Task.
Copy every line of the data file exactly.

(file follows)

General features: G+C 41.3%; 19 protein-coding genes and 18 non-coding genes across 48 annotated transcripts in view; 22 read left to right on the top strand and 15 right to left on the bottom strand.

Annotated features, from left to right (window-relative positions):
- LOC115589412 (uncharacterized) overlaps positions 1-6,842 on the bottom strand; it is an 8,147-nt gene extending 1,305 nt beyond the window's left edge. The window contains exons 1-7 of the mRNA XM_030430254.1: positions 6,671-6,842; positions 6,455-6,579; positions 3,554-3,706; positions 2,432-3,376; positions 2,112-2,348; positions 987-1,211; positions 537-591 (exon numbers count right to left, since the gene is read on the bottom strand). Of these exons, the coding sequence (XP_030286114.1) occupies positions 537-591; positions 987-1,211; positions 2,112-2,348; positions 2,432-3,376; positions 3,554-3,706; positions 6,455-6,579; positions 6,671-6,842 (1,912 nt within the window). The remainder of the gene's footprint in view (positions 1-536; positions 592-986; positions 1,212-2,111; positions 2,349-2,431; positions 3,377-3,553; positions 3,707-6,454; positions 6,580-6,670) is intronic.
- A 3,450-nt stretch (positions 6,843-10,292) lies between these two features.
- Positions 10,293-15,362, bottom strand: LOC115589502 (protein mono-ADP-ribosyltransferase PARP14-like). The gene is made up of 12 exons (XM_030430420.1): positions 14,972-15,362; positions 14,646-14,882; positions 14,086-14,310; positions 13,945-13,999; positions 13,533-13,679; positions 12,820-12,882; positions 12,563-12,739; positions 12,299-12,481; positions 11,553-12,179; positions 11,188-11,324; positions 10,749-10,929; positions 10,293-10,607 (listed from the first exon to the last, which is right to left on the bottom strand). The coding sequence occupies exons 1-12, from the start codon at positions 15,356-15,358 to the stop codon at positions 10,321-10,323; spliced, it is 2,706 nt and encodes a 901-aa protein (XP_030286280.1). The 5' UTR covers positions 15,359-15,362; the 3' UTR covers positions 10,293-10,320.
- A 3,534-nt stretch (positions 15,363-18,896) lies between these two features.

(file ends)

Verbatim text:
General features: G+C 41.3%; 19 protein-coding genes and 18 non-coding genes across 48 annotated transcripts in view; 22 read left to right on the top strand and 15 right to left on the bottom strand.

Annotated features, from left to right (window-relative positions):
- LOC115589412 (uncharacterized) overlaps positions 1-6,842 on the bottom strand; it is an 8,147-nt gene extending 1,305 nt beyond the window's left edge. The window contains exons 1-7 of the mRNA XM_030430254.1: positions 6,671-6,842; positions 6,455-6,579; positions 3,554-3,706; positions 2,432-3,376; positions 2,112-2,348; positions 987-1,211; positions 537-591 (exon numbers count right to left, since the gene is read on the bottom strand). Of these exons, the coding sequence (XP_030286114.1) occupies positions 537-591; positions 987-1,211; positions 2,112-2,348; positions 2,432-3,376; positions 3,554-3,706; positions 6,455-6,579; positions 6,671-6,842 (1,912 nt within the window). The remainder of the gene's footprint in view (positions 1-536; positions 592-986; positions 1,212-2,111; positions 2,349-2,431; positions 3,377-3,553; positions 3,707-6,454; positions 6,580-6,670) is intronic.
- A 3,450-nt stretch (positions 6,843-10,292) lies between these two features.
- Positions 10,293-15,362, bottom strand: LOC115589502 (protein mono-ADP-ribosyltransferase PARP14-like). The gene is made up of 12 exons (XM_030430420.1): positions 14,972-15,362; positions 14,646-14,882; positions 14,086-14,310; positions 13,945-13,999; positions 13,533-13,679; positions 12,820-12,882; positions 12,563-12,739; positions 12,299-12,481; positions 11,553-12,179; positions 11,188-11,324; positions 10,749-10,929; positions 10,293-10,607 (listed from the first exon to the last, which is right to left on the bottom strand). The coding sequence occupies exons 1-12, from the start codon at positions 15,356-15,358 to the stop codon at positions 10,321-10,323; spliced, it is 2,706 nt and encodes a 901-aa protein (XP_030286280.1). The 5' UTR covers positions 15,359-15,362; the 3' UTR covers positions 10,293-10,320.
- A 3,534-nt stretch (positions 15,363-18,896) lies between these two features.